Delivering a Better User Experience for Windows* 8 Applications - Data Caching and Content Syncing

With the release of Windows 8.1, Microsoft has provided new API's that simplify managing online content.  For more information, see this blog.

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Windows* 8 New User Interface favors applications that quickly and persistently provide the latest information to users using “Live Tiles”. Live Tiles are regularly updated with a quick hit of the latest information, whether it’s the number of new emails received, recent postings from friends, trending news articles, stock prices, etc. If a user wants more detail, read new emails or learn more about a news story, he or she opens the Live Tile or moves back to the application if previously open. At this point, the majority of applications go back out to the cloud to pull down the full content that the Live Tile was summarizing. This is fine if you have an active network connection, but what about notebooks that have intermittent connectivity (e.g. WiFi only)? This can create a jarring user experience. First, if the user has no network connection when attempting to view the details, he or she will either get an error message that there is no internet access, or the user will see detail that doesn’t match the Live Tile. Either approach results in a poor, unexpected experience and a dissatisfied user. Architecting your application to mitigate this experience has multiple benefits:

  • Users will experience a quicker response to getting data than waiting for the application to retrieve everything from the cloud.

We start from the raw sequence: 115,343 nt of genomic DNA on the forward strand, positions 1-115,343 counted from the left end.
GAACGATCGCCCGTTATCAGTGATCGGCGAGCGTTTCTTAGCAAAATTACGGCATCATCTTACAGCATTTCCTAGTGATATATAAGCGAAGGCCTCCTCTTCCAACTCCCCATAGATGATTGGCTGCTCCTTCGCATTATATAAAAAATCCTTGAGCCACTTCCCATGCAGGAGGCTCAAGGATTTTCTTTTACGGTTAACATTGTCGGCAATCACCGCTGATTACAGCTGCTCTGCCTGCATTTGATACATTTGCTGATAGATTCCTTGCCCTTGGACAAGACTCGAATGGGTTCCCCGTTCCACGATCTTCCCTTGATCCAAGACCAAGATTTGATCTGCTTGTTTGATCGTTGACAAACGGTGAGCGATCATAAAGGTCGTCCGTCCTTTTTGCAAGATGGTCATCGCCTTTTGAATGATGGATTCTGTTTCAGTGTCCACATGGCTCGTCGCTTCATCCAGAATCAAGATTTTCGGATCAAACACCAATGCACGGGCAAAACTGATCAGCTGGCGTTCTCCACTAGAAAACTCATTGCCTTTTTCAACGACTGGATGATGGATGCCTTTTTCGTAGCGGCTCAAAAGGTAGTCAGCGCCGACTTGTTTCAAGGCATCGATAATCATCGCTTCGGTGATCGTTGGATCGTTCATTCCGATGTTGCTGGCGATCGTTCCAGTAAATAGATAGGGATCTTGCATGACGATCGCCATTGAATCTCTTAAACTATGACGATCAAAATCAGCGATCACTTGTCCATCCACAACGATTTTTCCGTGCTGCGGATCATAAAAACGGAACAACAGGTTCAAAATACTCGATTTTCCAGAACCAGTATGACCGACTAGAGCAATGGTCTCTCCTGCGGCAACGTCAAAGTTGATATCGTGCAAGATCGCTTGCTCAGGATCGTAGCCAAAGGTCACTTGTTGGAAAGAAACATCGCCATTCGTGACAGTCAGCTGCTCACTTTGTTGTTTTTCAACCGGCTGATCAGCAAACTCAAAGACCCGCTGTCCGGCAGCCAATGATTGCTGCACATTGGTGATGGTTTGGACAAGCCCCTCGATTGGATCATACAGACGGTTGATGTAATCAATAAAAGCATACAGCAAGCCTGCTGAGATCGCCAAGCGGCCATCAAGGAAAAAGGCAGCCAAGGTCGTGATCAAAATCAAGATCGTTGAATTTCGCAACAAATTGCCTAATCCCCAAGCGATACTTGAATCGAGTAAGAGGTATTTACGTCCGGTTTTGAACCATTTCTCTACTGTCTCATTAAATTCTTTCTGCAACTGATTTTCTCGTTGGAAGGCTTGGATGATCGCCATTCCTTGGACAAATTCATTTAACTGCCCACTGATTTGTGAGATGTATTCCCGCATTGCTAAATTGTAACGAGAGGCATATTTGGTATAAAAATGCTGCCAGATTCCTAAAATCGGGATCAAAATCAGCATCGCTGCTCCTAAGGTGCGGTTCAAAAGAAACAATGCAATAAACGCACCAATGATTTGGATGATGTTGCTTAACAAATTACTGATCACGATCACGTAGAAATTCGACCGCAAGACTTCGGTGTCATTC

• Content will be available regardless of connectivity.
  • Applications that proactively address these two scenarios will differentiate themselves on systems that have either Connected Standby or Intel® Smart Connect Technology by providing the latest information when the user returns to the PC. Both of these technologies allow applications to update content while the system is in standby.


The “no internet” error message problem can be addressed by developers designing and building their applications to cache data for offline use. This allows the user to go back and see information regardless of their connectivity – previously viewed emails, yesterday’s news articles, a friend’s last picture post, etc. The stale data problem can be resolved by integrating background tasks that Windows* 8 already provides to create a direct correlation between what the Live Tile is communicating and the detailed information in the application. A side benefit is that the user will perceive quicker access to the already fetched data as compared to waiting for the information to be retrieved on demand. This article will help developers tackle both of these problems as well as provide sample code to help illustrate the solution.